— More: “Top budget officials still undecided on tax cuts,” by Bruce Mohl, CommonWealth Magazine: “[E]conomists and officials from the Department of Revenue projected tax income would slightly exceed the revenue forecast for the current year while coming in below last year’s record-setting pace. For fiscal 2024, which begins in July, most economists were forecasting revenues to increase slightly over fiscal 2023. Top budget leaders in the Legislature and in [Gov. Maura] Healey’s administration said the state is in reasonably good shape assuming the predictions of modest revenue growth are accurate, but they weren’t committing to a tax cut package.”

“Lawmakers push for universal free school meals,” by Christian M. Wade, Eagle-Tribune: “A bipartisan proposal filed for consideration in the upcoming two-year session would make breakfast and lunch free for all public school students, regardless of their family’s income. The move would make permanent a pandemic-related policy that provided free school meals for students in the past three years.”

“Legislation addresses root causes of health disparities in the state,” by Zeina Mohammed, Boston Globe: “The bill aims to prioritize equity in the state government by creating a new Cabinet-level Executive Office of Equity, led by a secretary of equity, and requiring state agencies to track and publicly report health equity data. It also aims to improve universal access to quality care by expanding MassHealth coverage to people of all immigration statuses, requiring provider organizations to meet national standards for culturally relevant services and addressing the cost of medication for chronic diseases that disproportionately affect diverse and low-income communities.”

“Mass. employers to disclose salary ranges if pay range transparency bill approved,” by Alison Kuznitz, MassLive: “Employers with 15 or more workers would be required to share estimated salary ranges on job postings and advertisements, should a bill filed by state Reps. Josh Cutler and Brandy Fluker Oakley move forward in this new legislation session.”

“’Ambitious and attainable’: Mass. school officials defend new school accountability plan,” by Carrie Jung, WBUR: “School superintendents from across the state filled the seats at Tuesday’s meeting of the Massachusetts Board of Elementary and Secondary Education to voice support for a proposed new student accountability plan unveiled by the state department of education in a special meeting earlier this month. The significant turnout by school leadership came after the department’s proposed accountability goals received stiff pushback from BESE members at a Jan. 3 special meeting.”

“Lawmakers pushing for MBTA to electrify Commuter Rail by 2035,” by Gayla Cawley, Boston Herald: “Legislation was filed in both the House and Senate that calls for the MBTA and its rail contractor, Keolis, to operate a fully electric Commuter Rail system by Dec. 31, 2035, and ‘ensure sufficient zero-emission infrastructure is in place’ to meet that timeline.”

“Cape Cod bridge project cost worth looking at, Healey says it’s a priority,” by Matthew Medsger, Boston Herald: “The governor is confident, despite twice being denied by the federal government, that funding to replace the busy bridges connecting Cape Cod with the rest of the state will come through.”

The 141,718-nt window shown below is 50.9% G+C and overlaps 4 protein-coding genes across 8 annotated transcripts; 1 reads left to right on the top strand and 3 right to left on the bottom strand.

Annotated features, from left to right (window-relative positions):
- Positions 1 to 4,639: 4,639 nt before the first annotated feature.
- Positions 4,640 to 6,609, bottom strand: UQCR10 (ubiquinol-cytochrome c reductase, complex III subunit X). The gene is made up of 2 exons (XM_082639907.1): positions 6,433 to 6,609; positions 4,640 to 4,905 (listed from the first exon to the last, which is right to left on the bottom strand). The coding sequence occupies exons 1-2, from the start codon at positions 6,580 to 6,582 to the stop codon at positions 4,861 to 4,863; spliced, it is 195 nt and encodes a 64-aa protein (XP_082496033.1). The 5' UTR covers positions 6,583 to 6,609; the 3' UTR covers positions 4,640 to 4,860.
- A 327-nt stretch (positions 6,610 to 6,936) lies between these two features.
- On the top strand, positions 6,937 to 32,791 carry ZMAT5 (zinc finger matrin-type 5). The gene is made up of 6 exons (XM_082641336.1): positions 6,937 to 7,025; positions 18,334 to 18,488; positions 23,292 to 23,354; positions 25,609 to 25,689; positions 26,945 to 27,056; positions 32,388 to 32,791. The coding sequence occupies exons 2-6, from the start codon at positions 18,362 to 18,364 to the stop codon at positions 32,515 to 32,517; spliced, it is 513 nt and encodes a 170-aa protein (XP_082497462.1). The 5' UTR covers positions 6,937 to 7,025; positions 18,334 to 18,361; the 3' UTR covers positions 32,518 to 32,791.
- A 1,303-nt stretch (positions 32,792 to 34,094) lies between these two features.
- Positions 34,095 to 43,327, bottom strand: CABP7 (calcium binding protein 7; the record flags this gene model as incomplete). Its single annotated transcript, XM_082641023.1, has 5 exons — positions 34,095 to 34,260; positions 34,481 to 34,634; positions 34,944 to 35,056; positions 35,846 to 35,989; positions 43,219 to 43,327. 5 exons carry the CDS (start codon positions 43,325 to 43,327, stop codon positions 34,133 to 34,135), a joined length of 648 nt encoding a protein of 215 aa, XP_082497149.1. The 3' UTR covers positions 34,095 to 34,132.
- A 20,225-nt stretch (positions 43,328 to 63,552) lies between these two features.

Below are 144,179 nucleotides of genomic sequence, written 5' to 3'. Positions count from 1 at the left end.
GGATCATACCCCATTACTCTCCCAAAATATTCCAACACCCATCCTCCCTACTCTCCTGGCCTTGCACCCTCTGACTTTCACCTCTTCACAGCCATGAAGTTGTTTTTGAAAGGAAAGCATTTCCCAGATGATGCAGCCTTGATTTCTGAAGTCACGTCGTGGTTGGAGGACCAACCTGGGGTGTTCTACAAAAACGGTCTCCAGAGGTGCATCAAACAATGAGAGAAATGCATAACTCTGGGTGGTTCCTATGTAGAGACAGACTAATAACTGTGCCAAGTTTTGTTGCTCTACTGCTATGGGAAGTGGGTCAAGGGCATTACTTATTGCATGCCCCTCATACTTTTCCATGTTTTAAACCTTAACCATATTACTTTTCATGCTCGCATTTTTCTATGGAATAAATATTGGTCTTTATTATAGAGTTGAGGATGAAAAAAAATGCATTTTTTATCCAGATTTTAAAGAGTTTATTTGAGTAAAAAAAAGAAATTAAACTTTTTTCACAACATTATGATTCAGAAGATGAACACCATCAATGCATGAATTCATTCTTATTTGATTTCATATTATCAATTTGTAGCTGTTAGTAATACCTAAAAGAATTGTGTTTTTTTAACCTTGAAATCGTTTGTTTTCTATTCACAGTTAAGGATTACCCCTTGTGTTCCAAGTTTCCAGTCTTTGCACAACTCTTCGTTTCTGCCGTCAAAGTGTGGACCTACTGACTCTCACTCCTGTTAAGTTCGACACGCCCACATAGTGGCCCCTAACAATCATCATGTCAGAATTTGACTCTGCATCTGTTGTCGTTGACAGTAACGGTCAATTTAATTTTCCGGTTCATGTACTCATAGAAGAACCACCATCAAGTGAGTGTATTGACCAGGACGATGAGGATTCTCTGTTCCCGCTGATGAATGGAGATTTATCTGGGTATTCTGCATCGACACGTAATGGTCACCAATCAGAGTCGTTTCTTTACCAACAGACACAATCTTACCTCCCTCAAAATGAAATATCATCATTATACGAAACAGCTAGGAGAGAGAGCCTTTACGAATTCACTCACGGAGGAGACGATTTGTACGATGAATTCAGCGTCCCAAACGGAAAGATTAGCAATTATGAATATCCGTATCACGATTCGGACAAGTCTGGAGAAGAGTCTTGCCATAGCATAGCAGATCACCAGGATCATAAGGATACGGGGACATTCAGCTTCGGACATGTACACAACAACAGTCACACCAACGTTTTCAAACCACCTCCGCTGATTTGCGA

“Greenfield calls for more passenger rail to Boston as commission mulls how to get the trains rolling,” by Jim Kinney, Springfield Republican.

“Massachusetts lawmaker asked ChatGPT to write his floor speech,” by Tal Kopan, Boston Globe: “On Wednesday, Representative Jake Auchincloss will debut a new speechwriter: An algorithm. The Newton Democrat is set to deliver a speech written by an artificial intelligence program, ChatGPT, the first time an AI-generated speech will be given on the House floor, according to his office. And a casual observer would never know the difference, based on a copy of the speech shared with The Globe. Auchincloss will use the remarks to plug legislation he plans to introduce that would establish an artificial intelligence research center between the US and Israel, a bipartisan bill that he also introduced last Congress.”

“Lapses persist for Capitol Hill panic buttons two years after insurrection,” by Jess Bidgood and Lissandra Villa de Petrzelka, Boston Globe.

“Holyoke mayor seeks ouster of Historical Commission chairwoman,” by Scott Merzbach, Daily Hampshire Gazette: “Citing an incompatibility with where the city is going, Mayor Joshua Garcia has informed the chairwoman of the Holyoke Historical Commission that he intends to remove her from the panel. On Monday afternoon, during a 90-minute hearing on her removal, Commission Chairwoman Paola Ferrario told the mayor she would fight her termination.”

“Vineyard Wind opponents ask federal judge to halt project over environmental concerns,” by John Hilliard, Boston Globe: “Opponents of an offshore wind turbine farm under construction south of Martha’s Vineyard are asking a federal judge to halt the project, and require federal authorities to take another look at the project’s potential impacts on the environment and wildlife.”

“Stacia Kraft enters mayor’s race,” by Dustin Luca, Salem News: “Stacia Kraft, a Federal Street resident and prior candidate for City Council in 2019 (Ward 2) and 2021 (Councilor-at-Large), has pulled nomination papers to run for the upcoming special mayoral election on May 16, according to the city clerk’s office. Kraft is the fifth resident, and so far the only woman, to enter the fray.”

“Up for the challenge: Somerville city councilor looks to abolish medical debt,” by Lance Reynolds, Boston Herald: “[Somerville City Councilor Willie Burnley Jr.] is leading the charge by requesting city officials consider allocating $200,000 in American Rescue Plan Act funds to team up with RIP Medical Debt, a national nonprofit that abolishes medical debt across the country. If approved by Mayor Katjana Ballantyne, the $200,000 allocation is estimated to reach 5,000 of Somerville’s roughly 80,000 residents as early as this summer, wiping out $4.3 million in debt, Burnley told the Herald on Tuesday.”

“Parent group blasts ACLU over book ban stance,” by Jim Sullivan, Daily News of Newburyport: “The American Civil Liberties Union of Massachusetts and the GLBTQ Legal Advocates and Defenders sent out a letter Monday urging state public school districts to protect students’ legal rights by rejecting censorship in school libraries. … The letter drew instant condemnation from local parent advocacy group Citizens for Responsible Education which drew considerable attention last summer and fall for its criticism of the Newburyport Public Schools and books made available in the middle and high school libraries or on a student app (SORA) that they believe should not be in the hands of kids.”

“Norwell’s Jennifer Coolidge named Hasty Pudding Woman of the Year,” by Dana Barbuto, Patriot Ledger.

TRANSITIONS — Former LG hopeful and former state Sen. Eric Lesser is joining WilmerHale’s public policy and regulatory affairs group as senior counsel.

HAPPY BIRTHDAY — to Ted Chambers, Heather Bellow and David Newman.